Libya gunmen attack court stopping Kadhafi son’s appeal
Libya’s unity government has condemned an attack on a court ahead of an appeal by the son of slain dictator Moamer Kadhafi after he was barred from standing in a presidential election.
The December 24 polls come as Libya seeks to turn the page on a decade of violence since a NATO-backed uprising that toppled and killed Kadhafi in 2011.
Libya’s electoral commission on Wednesday announced the rejection of the candidacy of Seif al-Islam Kadhafi, who is wanted by the International Criminal Court for alleged war crimes.
Seif al-Islam was among 25 of the 98 hopefuls whose bids were turned down for non-compliance with the provisions of the electoral law.
The unsuccessful applicants were given 48 hours to appeal in court.
On Thursday morning, a “group of outlaws” launched an “odious” attack on the court in the southern city of Sebha, forcing it to shut, just hours before Seif al-Islam had been due to appeal, the government said in a statement.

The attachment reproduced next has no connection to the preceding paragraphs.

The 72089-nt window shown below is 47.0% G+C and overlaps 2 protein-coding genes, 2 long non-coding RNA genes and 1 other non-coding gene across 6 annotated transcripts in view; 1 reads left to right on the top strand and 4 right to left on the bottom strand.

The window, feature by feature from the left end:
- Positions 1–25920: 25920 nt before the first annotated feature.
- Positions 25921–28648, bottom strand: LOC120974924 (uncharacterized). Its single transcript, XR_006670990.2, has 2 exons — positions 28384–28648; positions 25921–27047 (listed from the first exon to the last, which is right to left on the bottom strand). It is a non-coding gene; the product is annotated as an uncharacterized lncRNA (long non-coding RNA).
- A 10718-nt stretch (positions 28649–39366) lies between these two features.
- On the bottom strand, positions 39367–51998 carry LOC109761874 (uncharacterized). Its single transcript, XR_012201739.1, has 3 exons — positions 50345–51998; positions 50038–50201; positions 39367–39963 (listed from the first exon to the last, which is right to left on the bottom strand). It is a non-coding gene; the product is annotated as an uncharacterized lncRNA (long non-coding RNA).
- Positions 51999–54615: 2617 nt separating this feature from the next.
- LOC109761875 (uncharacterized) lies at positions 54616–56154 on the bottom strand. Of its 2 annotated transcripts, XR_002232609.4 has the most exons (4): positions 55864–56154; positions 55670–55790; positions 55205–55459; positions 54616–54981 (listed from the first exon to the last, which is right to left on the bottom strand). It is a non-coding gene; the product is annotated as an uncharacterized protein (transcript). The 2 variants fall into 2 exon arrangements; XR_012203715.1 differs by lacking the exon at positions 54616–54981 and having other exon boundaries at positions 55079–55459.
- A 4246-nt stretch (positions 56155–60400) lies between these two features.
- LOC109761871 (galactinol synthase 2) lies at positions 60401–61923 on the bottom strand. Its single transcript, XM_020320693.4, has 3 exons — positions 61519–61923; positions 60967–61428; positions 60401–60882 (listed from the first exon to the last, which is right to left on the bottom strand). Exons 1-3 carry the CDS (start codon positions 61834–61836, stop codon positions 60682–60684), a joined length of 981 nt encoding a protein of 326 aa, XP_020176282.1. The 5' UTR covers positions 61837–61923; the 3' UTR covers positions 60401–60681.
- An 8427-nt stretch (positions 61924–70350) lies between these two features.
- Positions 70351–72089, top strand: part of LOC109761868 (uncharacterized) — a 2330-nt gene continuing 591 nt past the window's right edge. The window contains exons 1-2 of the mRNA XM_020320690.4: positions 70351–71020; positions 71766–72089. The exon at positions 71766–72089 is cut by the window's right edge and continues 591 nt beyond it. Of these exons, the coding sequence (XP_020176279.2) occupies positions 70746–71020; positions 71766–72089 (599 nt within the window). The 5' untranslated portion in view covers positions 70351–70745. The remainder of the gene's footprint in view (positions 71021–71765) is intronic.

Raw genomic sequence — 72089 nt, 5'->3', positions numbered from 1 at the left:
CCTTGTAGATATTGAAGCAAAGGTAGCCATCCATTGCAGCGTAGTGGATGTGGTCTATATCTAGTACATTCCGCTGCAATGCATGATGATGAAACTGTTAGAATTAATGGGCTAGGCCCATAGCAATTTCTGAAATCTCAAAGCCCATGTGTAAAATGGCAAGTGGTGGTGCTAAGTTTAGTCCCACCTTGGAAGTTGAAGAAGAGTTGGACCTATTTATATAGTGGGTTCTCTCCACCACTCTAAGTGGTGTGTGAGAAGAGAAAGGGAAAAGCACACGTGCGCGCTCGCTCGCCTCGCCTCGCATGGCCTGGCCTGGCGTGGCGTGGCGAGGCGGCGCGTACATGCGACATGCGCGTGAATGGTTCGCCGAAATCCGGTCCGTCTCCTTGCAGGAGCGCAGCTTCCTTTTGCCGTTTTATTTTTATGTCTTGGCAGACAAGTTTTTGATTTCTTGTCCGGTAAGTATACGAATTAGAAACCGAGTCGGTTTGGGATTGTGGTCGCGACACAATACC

It has ordered the interior and justice ministries to investigate the attack.
The attackers forced all staff out of the court building “at gunpoint” hours before the appeal hearing, said Seif al-Islam’s lawyer, Khaled al-Zaydi.
“This act is an obstacle to the electoral process,” he said in a video broadcast on Libyan media.
The United Nations Libya mission UNSMIL, which has been overseeing efforts to reach a political settlement in the country since a landmark ceasefire last year, said it was “alarmed” by the reported attack.
“UNSMIL strongly condemns any form of electoral-related violence & reiterates that the electoral process must be protected,” it said on Twitter.
The electoral commission had justified its decision based on articles of the electoral law which stipulate that candidates “must not have been sentenced for a dishonourable crime” and must present a clean criminal record.
The final list of candidates is due to be published by early December, once verifications and appeals are exhausted.
Other hopefuls still in the running include eastern-based strongman Khalifa Haftar, interim premier Abdulhamid Dbeibah and former interior minister Fathi Bashagha.
Both presidential and legislative polls had been slated for December 24, but in early October parliament split the dates of the votes, postponing the legislative elections until January.
The path to the ballot box has been lined with disputes over the constitutional basis for the polls and the powers to be given to whoever wins.